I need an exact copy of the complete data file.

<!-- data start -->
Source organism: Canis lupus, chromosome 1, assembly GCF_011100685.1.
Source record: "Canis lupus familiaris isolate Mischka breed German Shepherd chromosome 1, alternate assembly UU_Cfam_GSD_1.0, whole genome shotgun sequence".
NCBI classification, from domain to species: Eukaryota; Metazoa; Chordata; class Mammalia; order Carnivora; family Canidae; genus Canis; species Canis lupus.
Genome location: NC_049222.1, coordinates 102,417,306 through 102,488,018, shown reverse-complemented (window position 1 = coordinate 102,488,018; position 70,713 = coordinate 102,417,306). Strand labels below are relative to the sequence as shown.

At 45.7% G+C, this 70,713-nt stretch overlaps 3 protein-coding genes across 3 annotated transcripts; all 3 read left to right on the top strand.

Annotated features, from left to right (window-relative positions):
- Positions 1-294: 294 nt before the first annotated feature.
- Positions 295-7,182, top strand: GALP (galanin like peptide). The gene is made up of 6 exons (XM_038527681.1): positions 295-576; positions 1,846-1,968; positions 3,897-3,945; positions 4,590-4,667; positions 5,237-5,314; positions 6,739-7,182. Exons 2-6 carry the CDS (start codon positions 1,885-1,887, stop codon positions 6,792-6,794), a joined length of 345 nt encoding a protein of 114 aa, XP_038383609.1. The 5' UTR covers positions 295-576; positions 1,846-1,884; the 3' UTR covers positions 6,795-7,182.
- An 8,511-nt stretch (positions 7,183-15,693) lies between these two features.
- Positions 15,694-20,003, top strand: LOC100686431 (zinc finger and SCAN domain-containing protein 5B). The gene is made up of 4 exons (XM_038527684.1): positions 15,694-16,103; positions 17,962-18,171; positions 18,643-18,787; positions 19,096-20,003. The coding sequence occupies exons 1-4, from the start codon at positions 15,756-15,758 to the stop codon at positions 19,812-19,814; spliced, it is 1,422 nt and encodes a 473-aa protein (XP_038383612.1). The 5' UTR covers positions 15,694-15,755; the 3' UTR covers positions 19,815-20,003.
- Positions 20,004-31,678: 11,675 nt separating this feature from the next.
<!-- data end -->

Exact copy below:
Source organism: Canis lupus, chromosome 1, assembly GCF_011100685.1.
Source record: "Canis lupus familiaris isolate Mischka breed German Shepherd chromosome 1, alternate assembly UU_Cfam_GSD_1.0, whole genome shotgun sequence".
NCBI classification, from domain to species: Eukaryota; Metazoa; Chordata; class Mammalia; order Carnivora; family Canidae; genus Canis; species Canis lupus.
Genome location: NC_049222.1, coordinates 102,417,306 through 102,488,018, shown reverse-complemented (window position 1 = coordinate 102,488,018; position 70,713 = coordinate 102,417,306). Strand labels below are relative to the sequence as shown.

At 45.7% G+C, this 70,713-nt stretch overlaps 3 protein-coding genes across 3 annotated transcripts; all 3 read left to right on the top strand.

Annotated features, from left to right (window-relative positions):
- Positions 1-294: 294 nt before the first annotated feature.
- Positions 295-7,182, top strand: GALP (galanin like peptide). The gene is made up of 6 exons (XM_038527681.1): positions 295-576; positions 1,846-1,968; positions 3,897-3,945; positions 4,590-4,667; positions 5,237-5,314; positions 6,739-7,182. Exons 2-6 carry the CDS (start codon positions 1,885-1,887, stop codon positions 6,792-6,794), a joined length of 345 nt encoding a protein of 114 aa, XP_038383609.1. The 5' UTR covers positions 295-576; positions 1,846-1,884; the 3' UTR covers positions 6,795-7,182.
- An 8,511-nt stretch (positions 7,183-15,693) lies between these two features.
- Positions 15,694-20,003, top strand: LOC100686431 (zinc finger and SCAN domain-containing protein 5B). The gene is made up of 4 exons (XM_038527684.1): positions 15,694-16,103; positions 17,962-18,171; positions 18,643-18,787; positions 19,096-20,003. The coding sequence occupies exons 1-4, from the start codon at positions 15,756-15,758 to the stop codon at positions 19,812-19,814; spliced, it is 1,422 nt and encodes a 473-aa protein (XP_038383612.1). The 5' UTR covers positions 15,694-15,755; the 3' UTR covers positions 19,815-20,003.
- Positions 20,004-31,678: 11,675 nt separating this feature from the next.